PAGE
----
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Blood Coagul Fibrinolysis. 1994 Jan;5 Suppl 1:S47-58; discussion S59-64.

Strategies for inhibiting the effects of thrombin.

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  • Department of Medicine, Emory University School of Medicine, Atlanta, GA 30322.

Abstract

Thrombin's catalytic site and flanking clusters of accessory binding domains regulate its interactions with substrates and inhibitors. Inactivation of soluble thrombin by heparin involves the complexing of thrombin with plasma antithrombin, and heparin with heparin, plasma antithrombin and thrombin via binding domains shared by fibrin, thereby explaining the heparin resistance for thrombin bound to thrombus. By contrast, because antithrombin-independent peptide inhibitors, such as hirudin or synthetic antithrombin peptides, inactivate both thrombus-bound and soluble thrombin, they interrupt the formation of both platelet-rich arterial thrombi and fibrin-rich venous thrombi. Recent studies in experimental animals indicate that platelet-dependent thrombus formation will also be prevented without compromising haemostasis by inhibiting its receptors on platelets or by inactivating serine proteases comprising the coagulation pathways producing thrombin.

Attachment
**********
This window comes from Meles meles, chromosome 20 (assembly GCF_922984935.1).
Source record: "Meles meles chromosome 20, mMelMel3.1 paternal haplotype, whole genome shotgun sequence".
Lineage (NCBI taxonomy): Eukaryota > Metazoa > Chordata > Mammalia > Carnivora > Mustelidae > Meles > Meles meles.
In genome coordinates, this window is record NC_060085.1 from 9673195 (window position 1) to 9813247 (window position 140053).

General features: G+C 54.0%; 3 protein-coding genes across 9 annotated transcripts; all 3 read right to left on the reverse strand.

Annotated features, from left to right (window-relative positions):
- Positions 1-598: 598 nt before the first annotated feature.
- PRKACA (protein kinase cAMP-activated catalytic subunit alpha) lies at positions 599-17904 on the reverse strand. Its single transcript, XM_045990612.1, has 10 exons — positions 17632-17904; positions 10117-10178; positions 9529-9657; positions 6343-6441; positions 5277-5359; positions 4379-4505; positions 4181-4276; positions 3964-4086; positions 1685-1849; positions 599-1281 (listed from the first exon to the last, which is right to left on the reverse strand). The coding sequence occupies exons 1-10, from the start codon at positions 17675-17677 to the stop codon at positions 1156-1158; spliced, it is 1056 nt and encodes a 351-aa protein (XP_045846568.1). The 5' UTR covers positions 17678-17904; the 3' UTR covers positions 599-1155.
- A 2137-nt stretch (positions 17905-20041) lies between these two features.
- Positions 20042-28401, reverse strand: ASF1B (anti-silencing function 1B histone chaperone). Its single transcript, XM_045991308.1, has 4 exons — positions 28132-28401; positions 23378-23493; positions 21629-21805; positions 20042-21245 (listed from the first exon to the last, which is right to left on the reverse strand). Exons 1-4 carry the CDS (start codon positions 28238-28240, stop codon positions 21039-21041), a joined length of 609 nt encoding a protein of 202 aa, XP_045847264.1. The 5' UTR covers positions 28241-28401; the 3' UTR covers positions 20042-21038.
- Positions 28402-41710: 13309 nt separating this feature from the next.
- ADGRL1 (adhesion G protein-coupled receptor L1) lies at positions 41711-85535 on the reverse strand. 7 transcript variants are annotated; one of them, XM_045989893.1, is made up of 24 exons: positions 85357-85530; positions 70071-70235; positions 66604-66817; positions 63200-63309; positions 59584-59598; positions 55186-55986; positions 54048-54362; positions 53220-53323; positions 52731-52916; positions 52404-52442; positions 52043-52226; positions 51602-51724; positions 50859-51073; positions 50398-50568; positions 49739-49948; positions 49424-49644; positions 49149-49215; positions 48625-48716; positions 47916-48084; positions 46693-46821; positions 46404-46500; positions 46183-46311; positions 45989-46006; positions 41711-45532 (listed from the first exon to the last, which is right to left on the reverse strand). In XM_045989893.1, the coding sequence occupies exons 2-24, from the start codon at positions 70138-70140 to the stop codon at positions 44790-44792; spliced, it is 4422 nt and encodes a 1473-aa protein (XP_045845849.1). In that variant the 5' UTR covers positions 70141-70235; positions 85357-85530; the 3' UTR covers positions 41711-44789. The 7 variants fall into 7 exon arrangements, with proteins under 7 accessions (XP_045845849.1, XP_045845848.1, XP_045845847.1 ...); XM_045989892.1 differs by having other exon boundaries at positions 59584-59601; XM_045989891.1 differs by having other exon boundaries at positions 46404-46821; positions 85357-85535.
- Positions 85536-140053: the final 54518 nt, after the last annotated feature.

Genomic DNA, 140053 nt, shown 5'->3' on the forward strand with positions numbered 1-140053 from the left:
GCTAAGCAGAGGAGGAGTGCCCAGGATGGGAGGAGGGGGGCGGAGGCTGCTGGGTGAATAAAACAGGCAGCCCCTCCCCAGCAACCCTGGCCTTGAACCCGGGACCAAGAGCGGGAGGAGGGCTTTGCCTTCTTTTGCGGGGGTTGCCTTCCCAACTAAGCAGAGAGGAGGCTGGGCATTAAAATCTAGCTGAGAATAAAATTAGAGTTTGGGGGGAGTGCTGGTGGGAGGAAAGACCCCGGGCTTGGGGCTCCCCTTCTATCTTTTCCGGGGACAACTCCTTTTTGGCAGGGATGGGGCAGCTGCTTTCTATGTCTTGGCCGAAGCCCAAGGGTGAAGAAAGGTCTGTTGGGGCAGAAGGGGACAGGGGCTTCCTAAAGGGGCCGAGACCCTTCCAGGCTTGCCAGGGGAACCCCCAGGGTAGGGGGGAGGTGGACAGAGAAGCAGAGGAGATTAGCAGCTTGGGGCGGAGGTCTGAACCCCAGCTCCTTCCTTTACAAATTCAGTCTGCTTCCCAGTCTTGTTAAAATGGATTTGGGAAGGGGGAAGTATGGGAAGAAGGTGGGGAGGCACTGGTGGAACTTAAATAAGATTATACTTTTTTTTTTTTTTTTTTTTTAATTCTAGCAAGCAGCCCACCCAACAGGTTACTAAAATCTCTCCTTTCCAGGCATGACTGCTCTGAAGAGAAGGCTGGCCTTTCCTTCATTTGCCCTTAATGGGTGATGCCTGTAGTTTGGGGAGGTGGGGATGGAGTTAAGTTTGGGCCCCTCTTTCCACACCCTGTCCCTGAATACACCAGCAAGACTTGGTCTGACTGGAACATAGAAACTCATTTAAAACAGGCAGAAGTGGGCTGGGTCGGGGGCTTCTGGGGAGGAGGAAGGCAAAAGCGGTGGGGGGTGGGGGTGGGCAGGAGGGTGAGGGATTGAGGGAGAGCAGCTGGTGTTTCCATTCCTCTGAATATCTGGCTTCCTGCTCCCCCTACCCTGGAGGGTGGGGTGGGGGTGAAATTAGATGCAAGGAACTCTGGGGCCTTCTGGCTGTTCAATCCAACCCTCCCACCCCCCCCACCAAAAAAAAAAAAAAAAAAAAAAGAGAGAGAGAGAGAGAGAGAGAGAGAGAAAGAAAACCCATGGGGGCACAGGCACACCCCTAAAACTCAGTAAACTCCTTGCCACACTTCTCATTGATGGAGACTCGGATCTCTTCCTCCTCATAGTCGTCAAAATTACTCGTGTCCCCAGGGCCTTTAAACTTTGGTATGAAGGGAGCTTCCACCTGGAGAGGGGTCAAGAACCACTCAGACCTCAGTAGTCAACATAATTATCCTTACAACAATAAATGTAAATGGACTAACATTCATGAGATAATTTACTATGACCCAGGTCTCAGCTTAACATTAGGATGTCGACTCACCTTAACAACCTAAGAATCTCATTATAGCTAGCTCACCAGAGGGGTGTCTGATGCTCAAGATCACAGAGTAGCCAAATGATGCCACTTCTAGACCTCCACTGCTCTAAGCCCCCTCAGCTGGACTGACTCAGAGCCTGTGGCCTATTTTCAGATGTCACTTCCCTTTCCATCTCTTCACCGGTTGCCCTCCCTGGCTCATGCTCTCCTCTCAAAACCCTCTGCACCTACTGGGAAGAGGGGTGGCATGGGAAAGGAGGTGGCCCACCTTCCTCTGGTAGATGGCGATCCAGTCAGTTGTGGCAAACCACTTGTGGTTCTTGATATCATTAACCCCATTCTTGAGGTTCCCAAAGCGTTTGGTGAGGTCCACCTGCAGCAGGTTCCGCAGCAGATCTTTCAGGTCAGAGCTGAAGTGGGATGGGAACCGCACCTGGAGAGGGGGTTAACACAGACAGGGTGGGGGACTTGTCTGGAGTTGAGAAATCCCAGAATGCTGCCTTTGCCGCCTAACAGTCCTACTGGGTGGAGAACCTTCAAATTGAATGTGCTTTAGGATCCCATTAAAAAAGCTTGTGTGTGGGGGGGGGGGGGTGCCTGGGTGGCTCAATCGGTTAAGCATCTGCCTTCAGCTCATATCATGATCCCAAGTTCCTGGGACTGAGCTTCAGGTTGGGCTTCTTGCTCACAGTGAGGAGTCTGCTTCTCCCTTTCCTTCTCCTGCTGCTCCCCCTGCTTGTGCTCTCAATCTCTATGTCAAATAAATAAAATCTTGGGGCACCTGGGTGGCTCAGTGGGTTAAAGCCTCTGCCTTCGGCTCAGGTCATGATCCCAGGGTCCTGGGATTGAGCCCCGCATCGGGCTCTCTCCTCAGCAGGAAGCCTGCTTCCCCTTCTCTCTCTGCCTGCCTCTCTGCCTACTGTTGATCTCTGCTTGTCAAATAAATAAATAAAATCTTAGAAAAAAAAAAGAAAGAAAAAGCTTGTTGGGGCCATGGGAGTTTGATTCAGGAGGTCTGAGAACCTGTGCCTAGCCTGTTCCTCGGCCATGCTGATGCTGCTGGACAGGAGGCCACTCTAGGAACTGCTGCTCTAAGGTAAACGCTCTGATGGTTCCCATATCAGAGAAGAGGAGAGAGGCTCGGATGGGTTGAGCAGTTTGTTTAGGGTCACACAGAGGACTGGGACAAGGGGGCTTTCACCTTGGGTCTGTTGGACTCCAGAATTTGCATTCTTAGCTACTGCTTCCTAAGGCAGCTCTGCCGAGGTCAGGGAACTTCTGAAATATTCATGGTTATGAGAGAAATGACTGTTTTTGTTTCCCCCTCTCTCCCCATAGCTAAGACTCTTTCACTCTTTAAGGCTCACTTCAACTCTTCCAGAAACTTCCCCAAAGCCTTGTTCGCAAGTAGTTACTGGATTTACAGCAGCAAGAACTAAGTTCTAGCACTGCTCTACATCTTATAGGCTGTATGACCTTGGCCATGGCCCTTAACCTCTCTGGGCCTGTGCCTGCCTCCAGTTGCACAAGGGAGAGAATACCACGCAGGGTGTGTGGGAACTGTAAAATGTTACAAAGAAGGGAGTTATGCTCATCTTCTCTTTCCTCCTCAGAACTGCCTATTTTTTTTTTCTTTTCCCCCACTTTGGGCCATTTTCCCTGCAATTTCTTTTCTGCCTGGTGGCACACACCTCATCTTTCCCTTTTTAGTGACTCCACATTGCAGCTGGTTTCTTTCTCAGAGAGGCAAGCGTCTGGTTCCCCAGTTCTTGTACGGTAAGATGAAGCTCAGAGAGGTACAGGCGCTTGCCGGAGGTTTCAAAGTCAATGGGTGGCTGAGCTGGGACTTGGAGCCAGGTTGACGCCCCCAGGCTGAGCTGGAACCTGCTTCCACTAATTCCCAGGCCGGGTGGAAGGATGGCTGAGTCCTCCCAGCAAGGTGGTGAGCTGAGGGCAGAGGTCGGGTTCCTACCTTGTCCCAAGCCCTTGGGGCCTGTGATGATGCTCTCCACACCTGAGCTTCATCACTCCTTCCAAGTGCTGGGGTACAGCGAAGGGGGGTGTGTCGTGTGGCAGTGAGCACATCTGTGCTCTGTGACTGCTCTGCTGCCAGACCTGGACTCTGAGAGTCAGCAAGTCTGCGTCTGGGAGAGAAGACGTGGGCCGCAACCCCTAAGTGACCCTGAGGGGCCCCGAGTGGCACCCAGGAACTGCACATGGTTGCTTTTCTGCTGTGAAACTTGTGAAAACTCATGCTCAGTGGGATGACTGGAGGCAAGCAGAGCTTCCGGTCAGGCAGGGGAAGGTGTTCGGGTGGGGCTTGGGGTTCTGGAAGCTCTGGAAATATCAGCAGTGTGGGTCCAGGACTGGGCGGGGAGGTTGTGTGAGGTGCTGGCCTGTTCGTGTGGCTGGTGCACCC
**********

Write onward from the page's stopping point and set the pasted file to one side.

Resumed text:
PMID:
8186356
[PubMed - indexed for MEDLINE]

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